Friday, August 1, 2008

Let the Games Begin

I don’t know about you, but I can’t wait for the Summer Olympics to get underway next Friday. Of course, I may have more invested in them than the average fan. I’ve written two books on the Olympic Games (Swifter, Higher, Stronger, about the Summer Games, and Freeze Frame, about the Winter Games), and most of my books focus on sports. But it’s not just the athletic competitions that fascinate me. It’s also the personal stories of the athletes, the stories that exemplify the interaction of sports and society and the impact of the Olympics beyond scores and finishing times.

One such story that already has surfaced involves Dana Hussein Abdul-Razzaq, an Iraqi sprinter who seemed to lose her opportunity to race when the International Olympic Committee (IOC) suspended Iraq’s National Olympic Committee due to interference by the Iraqi government. A Shiite athlete with a Sunni coach, Hussein is a symbol of unity in a divided land. As the only woman on the Iraqi team, she is also an example of the triumph of drive and dedication over a society’s oppressive rules and unsettled political climate. Fortunately, negotiations last Tuesday between Iraq and the IOC cleared the way for Hussein and one teammate to compete in Beijing. The truce came too late for five other Iraqi athletes in sports whose registration deadlines already had passed.

You can bet I’ll be watching the women’s sprints to see how Hussein does. I’ll also be watching swimmer Michael Phelps, who most certainly will break the record for the highest cumulative total of gold medals won at the Summer Games, which is nine. He already has six from 2004. Phelps also has a shot at beating Mark Spitz’s record for the most gold medals at a single Games, which is seven. His teammate, Dara Torres, has a golden opportunity to make a splash by winning a gold medal at the ripe old age of 41. She wouldn’t be the oldest female gold medalist—that was 53-year-old Sybil “Queenie” Newall of Great Britain, who took the gold in archery in 1908. But Torres already has nine Olympic medals (four gold, one silver, and four bronze). Adding anything to that total would be icing on the cake for her and an inspiration to all of us over-40 (and over-50) gym rats.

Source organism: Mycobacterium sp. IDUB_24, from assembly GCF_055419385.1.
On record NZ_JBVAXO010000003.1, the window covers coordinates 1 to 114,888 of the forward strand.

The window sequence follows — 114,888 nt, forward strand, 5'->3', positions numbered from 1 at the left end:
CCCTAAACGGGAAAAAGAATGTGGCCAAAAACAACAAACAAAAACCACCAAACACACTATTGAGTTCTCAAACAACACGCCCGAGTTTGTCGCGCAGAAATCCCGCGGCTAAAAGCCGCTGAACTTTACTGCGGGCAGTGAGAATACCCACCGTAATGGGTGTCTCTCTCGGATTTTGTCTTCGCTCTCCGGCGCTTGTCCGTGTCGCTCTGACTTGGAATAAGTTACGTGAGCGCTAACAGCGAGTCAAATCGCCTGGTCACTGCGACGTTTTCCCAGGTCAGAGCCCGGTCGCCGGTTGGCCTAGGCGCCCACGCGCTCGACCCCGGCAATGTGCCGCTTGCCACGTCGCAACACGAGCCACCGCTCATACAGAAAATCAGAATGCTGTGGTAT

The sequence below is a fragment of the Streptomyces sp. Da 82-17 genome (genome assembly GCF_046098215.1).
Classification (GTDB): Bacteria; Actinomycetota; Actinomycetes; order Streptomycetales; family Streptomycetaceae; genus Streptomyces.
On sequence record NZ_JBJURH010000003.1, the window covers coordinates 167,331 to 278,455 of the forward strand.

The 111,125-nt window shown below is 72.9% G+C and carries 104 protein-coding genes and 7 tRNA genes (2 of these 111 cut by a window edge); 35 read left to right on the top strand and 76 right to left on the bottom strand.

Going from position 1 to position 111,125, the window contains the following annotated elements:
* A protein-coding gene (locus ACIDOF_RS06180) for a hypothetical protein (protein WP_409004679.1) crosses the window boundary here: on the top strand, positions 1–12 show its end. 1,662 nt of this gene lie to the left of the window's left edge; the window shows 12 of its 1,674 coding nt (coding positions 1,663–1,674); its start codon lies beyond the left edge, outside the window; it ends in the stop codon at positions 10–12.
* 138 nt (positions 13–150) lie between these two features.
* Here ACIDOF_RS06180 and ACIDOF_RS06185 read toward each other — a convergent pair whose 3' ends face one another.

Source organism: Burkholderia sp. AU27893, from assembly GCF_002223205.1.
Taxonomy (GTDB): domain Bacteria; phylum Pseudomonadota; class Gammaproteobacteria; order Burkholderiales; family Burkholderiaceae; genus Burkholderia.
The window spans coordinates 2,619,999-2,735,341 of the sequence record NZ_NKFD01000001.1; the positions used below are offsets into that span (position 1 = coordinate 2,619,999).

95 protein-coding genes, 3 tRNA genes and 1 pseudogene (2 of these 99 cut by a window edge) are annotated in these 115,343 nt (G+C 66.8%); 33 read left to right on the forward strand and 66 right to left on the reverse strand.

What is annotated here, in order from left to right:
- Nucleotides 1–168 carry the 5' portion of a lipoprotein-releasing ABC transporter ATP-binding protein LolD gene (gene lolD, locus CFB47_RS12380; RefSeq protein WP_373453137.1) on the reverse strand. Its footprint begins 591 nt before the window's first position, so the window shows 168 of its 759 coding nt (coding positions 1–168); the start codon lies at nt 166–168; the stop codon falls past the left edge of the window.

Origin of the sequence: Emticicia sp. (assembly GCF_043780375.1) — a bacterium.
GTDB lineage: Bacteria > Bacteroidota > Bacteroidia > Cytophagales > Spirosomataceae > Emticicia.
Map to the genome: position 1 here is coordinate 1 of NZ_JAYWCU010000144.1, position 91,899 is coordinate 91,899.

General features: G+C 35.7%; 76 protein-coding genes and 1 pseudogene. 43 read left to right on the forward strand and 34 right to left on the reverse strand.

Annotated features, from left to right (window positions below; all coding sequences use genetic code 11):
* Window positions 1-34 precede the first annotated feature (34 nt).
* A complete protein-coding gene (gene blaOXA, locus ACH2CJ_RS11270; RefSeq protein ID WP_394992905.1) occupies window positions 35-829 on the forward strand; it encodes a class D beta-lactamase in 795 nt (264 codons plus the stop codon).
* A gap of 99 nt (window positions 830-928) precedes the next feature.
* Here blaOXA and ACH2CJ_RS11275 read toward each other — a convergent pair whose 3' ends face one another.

Each of these athletes would be a terrific subject for a kids' biography that explores the factors which drove them to excel. A different kind of book could be written about one of my favorite Olympians, the perennial silver medalist Shirley Babashoff. A swimmer at the 1972 and 1976 Olympics, Babashoff netted a total of two gold medals and six silvers. In 1976 alone, she came in second four times to East German women. To Babashoff, the extraordinary improvement in the Germans’ times, added to their surprisingly masculine appearance, suggested that they were enhancing their performances with steroids. And she said so to anyone who would listen. Her complaints earned Babashoff a nickname—“Surly Shirley”—and no end of criticism in the press. Years later, when the Berlin Wall fell and the records of East Germany’s widespread doping became public, Babashoff was vindicated. But the IOC never stripped the East Germans of their medals and Babashoff never received upgrades in the races she should have won. Her story would be a great jumping-off point for a book on doping in sports.

I'm looking forward to seeing what other interesting developments will materialize in Beijing this month.


kgb said...

I too am looking forward to the Olympic games. I will be glued to the TV watching obscure sports and cheering for athletes I've never heard of. On a smaller level we are holding an Olympic program at our library which will allow children to come together & play games such as: bean bag shot put, "pool noodle" javelin and the Egg-a-thon-relay. We will be featuring your book Sue.

Sue Macy said...

Your Olympics sound like fun. And thanks for using my book. FYI, in 2004 I did a short article for PARADE Magazine called "Make the Olympics a Family Affair." It contains ideas to help parents use the Games to teach their kids lessons in geography, math, and character education. It's still relevant, except for the references to Athens. You can find it here: